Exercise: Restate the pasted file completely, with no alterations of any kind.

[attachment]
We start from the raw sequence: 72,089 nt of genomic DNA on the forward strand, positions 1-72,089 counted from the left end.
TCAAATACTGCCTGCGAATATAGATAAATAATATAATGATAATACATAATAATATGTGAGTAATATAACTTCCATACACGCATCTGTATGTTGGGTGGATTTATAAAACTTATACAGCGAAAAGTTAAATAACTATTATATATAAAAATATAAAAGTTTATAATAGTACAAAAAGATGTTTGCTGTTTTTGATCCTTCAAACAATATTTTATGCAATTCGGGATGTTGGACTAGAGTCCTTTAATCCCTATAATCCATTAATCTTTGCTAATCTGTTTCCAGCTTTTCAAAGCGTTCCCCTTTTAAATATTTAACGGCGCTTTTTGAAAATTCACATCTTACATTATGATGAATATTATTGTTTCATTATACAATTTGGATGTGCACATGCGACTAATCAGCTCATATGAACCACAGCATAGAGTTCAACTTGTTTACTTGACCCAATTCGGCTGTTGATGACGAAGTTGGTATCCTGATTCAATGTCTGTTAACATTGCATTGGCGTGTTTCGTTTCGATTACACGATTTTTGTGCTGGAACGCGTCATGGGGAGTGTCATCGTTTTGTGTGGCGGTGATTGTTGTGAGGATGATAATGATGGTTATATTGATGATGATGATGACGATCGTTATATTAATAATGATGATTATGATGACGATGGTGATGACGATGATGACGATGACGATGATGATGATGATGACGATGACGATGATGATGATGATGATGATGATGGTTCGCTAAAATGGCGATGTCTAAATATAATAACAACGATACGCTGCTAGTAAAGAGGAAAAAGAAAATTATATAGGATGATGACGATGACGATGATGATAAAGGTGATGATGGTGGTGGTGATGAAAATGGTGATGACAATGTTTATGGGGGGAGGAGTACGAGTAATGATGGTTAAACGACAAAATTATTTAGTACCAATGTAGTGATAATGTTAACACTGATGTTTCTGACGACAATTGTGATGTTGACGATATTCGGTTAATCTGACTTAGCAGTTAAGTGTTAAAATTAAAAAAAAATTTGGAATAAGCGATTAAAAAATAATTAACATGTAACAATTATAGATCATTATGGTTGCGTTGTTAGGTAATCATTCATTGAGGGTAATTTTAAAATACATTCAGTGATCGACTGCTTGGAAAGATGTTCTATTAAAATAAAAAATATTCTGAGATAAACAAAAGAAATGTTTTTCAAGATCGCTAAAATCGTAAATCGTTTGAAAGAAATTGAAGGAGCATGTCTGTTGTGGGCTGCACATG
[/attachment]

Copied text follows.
We start from the raw sequence: 72,089 nt of genomic DNA on the forward strand, positions 1-72,089 counted from the left end.
TCAAATACTGCCTGCGAATATAGATAAATAATATAATGATAATACATAATAATATGTGAGTAATATAACTTCCATACACGCATCTGTATGTTGGGTGGATTTATAAAACTTATACAGCGAAAAGTTAAATAACTATTATATATAAAAATATAAAAGTTTATAATAGTACAAAAAGATGTTTGCTGTTTTTGATCCTTCAAACAATATTTTATGCAATTCGGGATGTTGGACTAGAGTCCTTTAATCCCTATAATCCATTAATCTTTGCTAATCTGTTTCCAGCTTTTCAAAGCGTTCCCCTTTTAAATATTTAACGGCGCTTTTTGAAAATTCACATCTTACATTATGATGAATATTATTGTTTCATTATACAATTTGGATGTGCACATGCGACTAATCAGCTCATATGAACCACAGCATAGAGTTCAACTTGTTTACTTGACCCAATTCGGCTGTTGATGACGAAGTTGGTATCCTGATTCAATGTCTGTTAACATTGCATTGGCGTGTTTCGTTTCGATTACACGATTTTTGTGCTGGAACGCGTCATGGGGAGTGTCATCGTTTTGTGTGGCGGTGATTGTTGTGAGGATGATAATGATGGTTATATTGATGATGATGATGACGATCGTTATATTAATAATGATGATTATGATGACGATGGTGATGACGATGATGACGATGACGATGATGATGATGATGACGATGACGATGATGATGATGATGATGATGATGGTTCGCTAAAATGGCGATGTCTAAATATAATAACAACGATACGCTGCTAGTAAAGAGGAAAAAGAAAATTATATAGGATGATGACGATGACGATGATGATAAAGGTGATGATGGTGGTGGTGATGAAAATGGTGATGACAATGTTTATGGGGGGAGGAGTACGAGTAATGATGGTTAAACGACAAAATTATTTAGTACCAATGTAGTGATAATGTTAACACTGATGTTTCTGACGACAATTGTGATGTTGACGATATTCGGTTAATCTGACTTAGCAGTTAAGTGTTAAAATTAAAAAAAAATTTGGAATAAGCGATTAAAAAATAATTAACATGTAACAATTATAGATCATTATGGTTGCGTTGTTAGGTAATCATTCATTGAGGGTAATTTTAAAATACATTCAGTGATCGACTGCTTGGAAAGATGTTCTATTAAAATAAAAAATATTCTGAGATAAACAAAAGAAATGTTTTTCAAGATCGCTAAAATCGTAAATCGTTTGAAAGAAATTGAAGGAGCATGTCTGTTGTGGGCTGCACATG